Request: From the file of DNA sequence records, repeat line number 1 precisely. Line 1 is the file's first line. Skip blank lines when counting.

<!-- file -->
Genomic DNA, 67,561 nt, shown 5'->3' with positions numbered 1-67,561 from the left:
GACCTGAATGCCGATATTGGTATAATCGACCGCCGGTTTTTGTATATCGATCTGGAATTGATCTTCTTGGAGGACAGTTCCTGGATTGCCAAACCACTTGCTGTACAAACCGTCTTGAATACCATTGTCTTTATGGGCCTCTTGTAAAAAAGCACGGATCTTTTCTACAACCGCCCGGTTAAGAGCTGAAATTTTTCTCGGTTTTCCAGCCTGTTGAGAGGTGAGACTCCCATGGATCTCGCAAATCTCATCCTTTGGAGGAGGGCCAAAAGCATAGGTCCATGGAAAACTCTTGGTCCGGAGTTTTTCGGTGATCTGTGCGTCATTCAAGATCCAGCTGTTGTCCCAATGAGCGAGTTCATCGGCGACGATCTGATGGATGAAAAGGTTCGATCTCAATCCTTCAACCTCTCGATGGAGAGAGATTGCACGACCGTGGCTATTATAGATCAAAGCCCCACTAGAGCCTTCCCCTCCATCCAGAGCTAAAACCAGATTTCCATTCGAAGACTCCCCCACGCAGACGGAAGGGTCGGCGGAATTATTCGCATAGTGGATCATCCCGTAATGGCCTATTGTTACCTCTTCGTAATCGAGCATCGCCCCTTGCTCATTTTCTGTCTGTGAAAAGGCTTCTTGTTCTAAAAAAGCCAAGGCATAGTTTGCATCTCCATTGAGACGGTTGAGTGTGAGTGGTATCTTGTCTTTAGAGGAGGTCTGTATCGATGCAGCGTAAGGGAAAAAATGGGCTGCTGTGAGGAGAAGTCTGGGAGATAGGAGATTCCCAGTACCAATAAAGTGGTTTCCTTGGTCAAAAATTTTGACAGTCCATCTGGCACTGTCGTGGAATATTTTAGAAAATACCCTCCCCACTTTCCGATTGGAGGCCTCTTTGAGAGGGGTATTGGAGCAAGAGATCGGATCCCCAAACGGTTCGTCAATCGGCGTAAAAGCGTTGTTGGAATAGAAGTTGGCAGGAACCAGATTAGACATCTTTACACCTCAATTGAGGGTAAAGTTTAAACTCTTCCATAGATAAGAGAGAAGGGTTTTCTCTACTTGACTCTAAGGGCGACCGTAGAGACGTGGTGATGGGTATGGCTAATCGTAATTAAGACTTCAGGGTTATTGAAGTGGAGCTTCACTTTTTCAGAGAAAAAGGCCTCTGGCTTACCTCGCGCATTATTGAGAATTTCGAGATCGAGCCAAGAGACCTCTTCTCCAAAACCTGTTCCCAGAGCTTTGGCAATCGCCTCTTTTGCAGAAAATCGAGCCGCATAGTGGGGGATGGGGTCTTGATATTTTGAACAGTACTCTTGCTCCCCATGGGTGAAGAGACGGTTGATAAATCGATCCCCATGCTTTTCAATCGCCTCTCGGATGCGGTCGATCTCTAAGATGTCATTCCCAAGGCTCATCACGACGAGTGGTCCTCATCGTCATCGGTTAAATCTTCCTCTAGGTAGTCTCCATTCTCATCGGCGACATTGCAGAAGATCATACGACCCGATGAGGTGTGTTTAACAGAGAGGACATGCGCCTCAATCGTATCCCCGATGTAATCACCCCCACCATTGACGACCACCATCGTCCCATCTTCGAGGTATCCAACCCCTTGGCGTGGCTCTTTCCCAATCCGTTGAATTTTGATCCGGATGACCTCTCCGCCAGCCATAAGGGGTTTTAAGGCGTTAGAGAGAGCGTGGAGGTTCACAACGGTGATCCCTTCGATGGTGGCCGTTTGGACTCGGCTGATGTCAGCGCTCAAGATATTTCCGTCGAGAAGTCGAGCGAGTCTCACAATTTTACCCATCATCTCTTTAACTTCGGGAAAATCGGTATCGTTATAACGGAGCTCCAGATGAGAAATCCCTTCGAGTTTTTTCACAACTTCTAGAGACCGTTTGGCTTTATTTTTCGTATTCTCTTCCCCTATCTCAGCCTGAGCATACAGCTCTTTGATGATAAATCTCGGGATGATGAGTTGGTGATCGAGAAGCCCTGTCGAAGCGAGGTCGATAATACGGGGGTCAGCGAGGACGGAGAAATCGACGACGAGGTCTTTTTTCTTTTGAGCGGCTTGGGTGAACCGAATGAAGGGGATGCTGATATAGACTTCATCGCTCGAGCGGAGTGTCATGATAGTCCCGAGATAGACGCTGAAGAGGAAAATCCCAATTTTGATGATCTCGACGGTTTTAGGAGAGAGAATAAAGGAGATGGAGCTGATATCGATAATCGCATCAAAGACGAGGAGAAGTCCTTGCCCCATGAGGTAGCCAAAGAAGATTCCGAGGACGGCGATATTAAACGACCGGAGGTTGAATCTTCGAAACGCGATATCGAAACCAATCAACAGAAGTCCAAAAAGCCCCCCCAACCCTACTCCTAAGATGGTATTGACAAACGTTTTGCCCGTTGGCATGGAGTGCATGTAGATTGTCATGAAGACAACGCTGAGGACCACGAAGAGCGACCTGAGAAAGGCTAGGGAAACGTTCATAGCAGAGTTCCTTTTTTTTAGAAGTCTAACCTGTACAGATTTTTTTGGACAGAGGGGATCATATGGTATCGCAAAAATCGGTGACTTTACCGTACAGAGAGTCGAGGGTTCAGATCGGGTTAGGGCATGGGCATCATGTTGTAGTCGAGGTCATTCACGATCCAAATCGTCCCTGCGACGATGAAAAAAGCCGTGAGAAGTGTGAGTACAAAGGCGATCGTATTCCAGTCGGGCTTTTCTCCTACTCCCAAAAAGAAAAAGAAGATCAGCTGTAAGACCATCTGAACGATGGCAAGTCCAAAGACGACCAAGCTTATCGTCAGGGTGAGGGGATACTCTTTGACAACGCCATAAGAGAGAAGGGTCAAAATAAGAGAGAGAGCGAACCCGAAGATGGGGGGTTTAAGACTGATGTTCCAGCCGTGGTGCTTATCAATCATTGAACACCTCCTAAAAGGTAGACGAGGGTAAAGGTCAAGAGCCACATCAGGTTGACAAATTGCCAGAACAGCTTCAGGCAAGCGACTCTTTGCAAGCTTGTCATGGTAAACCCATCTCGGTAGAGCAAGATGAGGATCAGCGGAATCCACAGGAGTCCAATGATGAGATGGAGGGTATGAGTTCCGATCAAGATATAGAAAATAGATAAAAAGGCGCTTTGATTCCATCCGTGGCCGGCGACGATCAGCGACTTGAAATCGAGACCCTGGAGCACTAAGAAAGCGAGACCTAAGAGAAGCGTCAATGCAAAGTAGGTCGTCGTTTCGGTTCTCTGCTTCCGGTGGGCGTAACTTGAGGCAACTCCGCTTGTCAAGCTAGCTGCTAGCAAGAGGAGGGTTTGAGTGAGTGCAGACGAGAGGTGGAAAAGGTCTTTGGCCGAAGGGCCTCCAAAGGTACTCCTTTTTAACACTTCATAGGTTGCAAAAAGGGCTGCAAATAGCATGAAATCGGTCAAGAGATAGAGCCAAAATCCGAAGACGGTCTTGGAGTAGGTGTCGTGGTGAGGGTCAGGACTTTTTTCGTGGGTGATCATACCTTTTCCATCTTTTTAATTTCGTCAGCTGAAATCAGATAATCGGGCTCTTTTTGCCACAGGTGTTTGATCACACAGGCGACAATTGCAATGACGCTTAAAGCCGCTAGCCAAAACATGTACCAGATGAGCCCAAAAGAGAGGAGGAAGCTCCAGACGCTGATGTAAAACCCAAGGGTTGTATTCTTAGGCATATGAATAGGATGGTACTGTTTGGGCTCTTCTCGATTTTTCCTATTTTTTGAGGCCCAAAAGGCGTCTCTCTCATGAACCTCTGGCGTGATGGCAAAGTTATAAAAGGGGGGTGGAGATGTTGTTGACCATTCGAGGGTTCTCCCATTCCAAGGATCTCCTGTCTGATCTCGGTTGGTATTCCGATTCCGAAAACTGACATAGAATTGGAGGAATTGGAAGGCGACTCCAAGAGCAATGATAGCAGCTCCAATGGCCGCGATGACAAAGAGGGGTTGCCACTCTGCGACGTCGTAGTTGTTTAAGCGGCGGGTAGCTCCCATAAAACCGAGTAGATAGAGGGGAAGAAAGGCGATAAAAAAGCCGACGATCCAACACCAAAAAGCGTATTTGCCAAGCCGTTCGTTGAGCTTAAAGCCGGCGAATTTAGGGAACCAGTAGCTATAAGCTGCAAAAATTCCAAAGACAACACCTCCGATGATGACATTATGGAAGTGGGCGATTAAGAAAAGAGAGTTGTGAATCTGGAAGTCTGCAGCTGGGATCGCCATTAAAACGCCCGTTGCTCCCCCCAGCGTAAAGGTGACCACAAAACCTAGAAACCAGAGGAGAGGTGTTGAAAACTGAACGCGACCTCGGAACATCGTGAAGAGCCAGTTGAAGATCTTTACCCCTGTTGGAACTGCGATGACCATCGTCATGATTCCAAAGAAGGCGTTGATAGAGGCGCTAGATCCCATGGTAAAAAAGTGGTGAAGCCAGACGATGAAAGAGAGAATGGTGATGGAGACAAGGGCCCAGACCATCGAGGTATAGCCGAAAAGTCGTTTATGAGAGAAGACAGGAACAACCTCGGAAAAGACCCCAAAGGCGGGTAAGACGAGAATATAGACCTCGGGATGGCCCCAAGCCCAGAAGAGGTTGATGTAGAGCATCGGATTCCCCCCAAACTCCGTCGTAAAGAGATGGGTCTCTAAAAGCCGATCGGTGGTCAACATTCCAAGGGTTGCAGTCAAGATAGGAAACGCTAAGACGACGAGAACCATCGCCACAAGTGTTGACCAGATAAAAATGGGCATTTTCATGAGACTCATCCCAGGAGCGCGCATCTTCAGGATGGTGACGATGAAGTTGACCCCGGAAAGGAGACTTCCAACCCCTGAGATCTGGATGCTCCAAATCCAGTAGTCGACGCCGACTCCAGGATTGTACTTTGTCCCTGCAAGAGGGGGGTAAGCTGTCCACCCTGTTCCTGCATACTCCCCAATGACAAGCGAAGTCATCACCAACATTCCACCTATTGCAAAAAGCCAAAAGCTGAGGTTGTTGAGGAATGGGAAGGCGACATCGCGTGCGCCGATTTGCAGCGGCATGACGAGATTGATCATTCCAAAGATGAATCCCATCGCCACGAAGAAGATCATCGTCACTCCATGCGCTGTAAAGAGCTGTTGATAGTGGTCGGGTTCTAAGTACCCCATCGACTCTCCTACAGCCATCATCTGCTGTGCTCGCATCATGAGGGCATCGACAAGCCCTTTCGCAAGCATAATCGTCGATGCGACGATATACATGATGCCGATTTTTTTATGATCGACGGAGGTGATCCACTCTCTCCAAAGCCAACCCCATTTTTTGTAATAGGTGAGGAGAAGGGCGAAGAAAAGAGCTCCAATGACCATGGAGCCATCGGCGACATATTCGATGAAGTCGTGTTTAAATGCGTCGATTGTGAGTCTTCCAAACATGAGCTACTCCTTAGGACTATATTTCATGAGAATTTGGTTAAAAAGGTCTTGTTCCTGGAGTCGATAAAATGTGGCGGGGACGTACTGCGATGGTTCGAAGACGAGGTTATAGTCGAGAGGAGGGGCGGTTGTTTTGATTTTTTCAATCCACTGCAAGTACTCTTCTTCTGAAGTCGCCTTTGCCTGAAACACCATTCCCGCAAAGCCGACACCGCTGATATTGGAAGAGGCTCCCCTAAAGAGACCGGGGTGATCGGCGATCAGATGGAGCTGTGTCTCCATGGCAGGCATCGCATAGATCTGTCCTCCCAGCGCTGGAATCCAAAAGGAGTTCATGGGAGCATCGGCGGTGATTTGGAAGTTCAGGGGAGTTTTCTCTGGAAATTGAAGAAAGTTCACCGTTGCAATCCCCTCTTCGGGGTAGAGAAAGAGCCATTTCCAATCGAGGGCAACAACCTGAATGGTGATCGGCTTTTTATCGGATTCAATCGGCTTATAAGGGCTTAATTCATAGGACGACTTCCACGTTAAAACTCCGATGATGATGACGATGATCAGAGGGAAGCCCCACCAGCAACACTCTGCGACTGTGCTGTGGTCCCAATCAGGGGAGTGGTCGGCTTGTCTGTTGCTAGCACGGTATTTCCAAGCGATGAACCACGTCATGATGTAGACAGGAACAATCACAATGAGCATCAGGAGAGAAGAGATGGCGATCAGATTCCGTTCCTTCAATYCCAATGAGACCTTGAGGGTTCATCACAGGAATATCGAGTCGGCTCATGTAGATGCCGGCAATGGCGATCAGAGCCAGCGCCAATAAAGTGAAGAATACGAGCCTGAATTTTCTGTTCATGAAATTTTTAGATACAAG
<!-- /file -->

Genomic DNA, 67,561 nt, shown 5'->3' with positions numbered 1-67,561 from the left: